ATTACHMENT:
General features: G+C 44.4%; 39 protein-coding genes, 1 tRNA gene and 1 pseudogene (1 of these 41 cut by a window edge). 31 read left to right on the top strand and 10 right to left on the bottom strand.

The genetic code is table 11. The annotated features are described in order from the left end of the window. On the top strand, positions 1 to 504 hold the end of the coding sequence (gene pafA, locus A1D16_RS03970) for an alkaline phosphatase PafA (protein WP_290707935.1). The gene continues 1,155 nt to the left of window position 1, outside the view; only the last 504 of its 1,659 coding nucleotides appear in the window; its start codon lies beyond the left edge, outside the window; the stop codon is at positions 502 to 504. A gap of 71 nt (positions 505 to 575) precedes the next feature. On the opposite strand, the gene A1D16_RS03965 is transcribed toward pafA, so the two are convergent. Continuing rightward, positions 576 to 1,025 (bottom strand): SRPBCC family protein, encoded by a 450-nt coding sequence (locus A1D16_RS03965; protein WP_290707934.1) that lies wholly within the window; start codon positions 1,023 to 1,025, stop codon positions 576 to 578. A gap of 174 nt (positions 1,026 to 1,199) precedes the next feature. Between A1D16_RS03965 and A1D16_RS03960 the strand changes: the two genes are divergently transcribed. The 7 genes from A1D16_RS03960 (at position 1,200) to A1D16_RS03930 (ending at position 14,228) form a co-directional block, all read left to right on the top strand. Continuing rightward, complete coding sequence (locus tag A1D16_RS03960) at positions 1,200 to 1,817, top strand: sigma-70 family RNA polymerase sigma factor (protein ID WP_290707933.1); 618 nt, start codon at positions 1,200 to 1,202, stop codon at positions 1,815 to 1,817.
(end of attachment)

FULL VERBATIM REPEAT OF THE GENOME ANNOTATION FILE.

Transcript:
General features: G+C 44.4%; 39 protein-coding genes, 1 tRNA gene and 1 pseudogene (1 of these 41 cut by a window edge). 31 read left to right on the top strand and 10 right to left on the bottom strand.

The genetic code is table 11. The annotated features are described in order from the left end of the window. On the top strand, positions 1 to 504 hold the end of the coding sequence (gene pafA, locus A1D16_RS03970) for an alkaline phosphatase PafA (protein WP_290707935.1). The gene continues 1,155 nt to the left of window position 1, outside the view; only the last 504 of its 1,659 coding nucleotides appear in the window; its start codon lies beyond the left edge, outside the window; the stop codon is at positions 502 to 504. A gap of 71 nt (positions 505 to 575) precedes the next feature. On the opposite strand, the gene A1D16_RS03965 is transcribed toward pafA, so the two are convergent. Continuing rightward, positions 576 to 1,025 (bottom strand): SRPBCC family protein, encoded by a 450-nt coding sequence (locus A1D16_RS03965; protein WP_290707934.1) that lies wholly within the window; start codon positions 1,023 to 1,025, stop codon positions 576 to 578. A gap of 174 nt (positions 1,026 to 1,199) precedes the next feature. Between A1D16_RS03965 and A1D16_RS03960 the strand changes: the two genes are divergently transcribed. The 7 genes from A1D16_RS03960 (at position 1,200) to A1D16_RS03930 (ending at position 14,228) form a co-directional block, all read left to right on the top strand. Continuing rightward, complete coding sequence (locus tag A1D16_RS03960) at positions 1,200 to 1,817, top strand: sigma-70 family RNA polymerase sigma factor (protein ID WP_290707933.1); 618 nt, start codon at positions 1,200 to 1,202, stop codon at positions 1,815 to 1,817.